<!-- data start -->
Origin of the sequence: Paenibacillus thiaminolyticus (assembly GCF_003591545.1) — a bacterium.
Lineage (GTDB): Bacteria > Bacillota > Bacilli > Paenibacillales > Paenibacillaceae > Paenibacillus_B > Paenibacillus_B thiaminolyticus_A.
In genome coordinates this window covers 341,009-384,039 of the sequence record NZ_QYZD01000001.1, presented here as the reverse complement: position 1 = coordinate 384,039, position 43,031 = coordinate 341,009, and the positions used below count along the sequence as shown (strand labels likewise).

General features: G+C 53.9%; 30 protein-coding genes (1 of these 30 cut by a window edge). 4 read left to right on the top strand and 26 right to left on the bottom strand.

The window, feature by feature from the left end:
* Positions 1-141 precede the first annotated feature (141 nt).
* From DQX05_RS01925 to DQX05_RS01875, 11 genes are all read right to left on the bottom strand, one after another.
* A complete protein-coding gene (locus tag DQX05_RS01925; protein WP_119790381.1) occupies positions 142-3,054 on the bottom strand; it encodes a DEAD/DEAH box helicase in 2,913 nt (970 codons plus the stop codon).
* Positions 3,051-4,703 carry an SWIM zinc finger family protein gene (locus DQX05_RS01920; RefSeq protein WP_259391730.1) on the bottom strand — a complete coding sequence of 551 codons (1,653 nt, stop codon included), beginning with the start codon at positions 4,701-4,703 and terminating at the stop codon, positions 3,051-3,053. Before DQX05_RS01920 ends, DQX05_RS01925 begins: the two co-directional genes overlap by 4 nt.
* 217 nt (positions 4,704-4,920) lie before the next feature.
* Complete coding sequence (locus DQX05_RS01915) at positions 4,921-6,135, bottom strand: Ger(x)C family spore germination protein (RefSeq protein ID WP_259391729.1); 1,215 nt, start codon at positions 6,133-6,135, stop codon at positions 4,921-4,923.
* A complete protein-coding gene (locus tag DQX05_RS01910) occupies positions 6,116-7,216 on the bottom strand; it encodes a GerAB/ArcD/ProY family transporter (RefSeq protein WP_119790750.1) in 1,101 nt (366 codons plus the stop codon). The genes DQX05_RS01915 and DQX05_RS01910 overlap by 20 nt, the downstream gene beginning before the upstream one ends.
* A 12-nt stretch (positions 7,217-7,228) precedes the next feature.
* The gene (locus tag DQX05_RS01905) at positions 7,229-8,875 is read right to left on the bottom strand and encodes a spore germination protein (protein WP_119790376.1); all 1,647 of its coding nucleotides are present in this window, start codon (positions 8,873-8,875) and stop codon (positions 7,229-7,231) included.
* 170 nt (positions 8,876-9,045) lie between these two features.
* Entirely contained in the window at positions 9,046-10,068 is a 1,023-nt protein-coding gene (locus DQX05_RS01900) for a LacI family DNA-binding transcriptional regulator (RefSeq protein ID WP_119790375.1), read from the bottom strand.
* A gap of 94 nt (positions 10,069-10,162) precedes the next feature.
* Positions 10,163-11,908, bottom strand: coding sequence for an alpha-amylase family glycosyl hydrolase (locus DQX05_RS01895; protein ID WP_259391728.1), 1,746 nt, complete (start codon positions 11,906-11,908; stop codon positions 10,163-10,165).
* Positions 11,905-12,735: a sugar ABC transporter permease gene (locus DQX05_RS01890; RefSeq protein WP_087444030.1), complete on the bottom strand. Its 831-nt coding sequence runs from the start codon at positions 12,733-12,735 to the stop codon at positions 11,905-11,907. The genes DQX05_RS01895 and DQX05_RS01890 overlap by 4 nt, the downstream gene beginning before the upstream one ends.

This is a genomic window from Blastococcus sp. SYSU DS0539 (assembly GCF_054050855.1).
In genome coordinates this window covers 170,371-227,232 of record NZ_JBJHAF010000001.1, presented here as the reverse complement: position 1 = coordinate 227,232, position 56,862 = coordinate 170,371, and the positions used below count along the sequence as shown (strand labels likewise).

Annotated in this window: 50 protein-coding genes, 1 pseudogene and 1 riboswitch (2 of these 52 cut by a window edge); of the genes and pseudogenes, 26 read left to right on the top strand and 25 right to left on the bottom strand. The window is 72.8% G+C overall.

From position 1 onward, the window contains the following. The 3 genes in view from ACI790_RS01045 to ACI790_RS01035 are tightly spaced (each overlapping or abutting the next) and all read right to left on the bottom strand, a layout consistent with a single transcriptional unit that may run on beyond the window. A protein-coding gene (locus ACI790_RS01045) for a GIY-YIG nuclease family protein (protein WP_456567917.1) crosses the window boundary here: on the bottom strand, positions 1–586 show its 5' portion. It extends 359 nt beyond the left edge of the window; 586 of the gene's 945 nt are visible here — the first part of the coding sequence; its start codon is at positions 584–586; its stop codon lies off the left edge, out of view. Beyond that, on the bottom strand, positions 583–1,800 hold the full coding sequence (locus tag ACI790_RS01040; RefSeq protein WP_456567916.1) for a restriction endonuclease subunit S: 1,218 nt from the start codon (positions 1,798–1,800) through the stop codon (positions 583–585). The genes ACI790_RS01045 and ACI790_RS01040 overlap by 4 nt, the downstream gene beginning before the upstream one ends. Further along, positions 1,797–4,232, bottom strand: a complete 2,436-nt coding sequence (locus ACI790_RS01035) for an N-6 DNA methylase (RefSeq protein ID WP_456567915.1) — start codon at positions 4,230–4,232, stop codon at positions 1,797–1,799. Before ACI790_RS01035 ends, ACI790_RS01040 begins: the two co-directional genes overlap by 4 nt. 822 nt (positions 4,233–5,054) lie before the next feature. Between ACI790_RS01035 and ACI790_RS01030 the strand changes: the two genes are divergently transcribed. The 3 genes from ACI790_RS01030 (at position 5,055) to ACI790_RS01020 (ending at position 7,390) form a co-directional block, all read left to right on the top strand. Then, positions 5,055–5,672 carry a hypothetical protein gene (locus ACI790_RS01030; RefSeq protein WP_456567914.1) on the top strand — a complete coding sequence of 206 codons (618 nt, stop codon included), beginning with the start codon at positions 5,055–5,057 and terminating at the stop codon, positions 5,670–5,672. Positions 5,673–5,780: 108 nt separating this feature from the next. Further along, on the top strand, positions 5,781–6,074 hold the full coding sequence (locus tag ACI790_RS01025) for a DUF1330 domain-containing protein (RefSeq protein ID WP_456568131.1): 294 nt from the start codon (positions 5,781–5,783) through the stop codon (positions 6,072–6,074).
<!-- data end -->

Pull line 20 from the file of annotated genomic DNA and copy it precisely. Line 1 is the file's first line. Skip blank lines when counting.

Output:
This is a genomic window from Blastococcus sp. SYSU DS0539 (assembly GCF_054050855.1).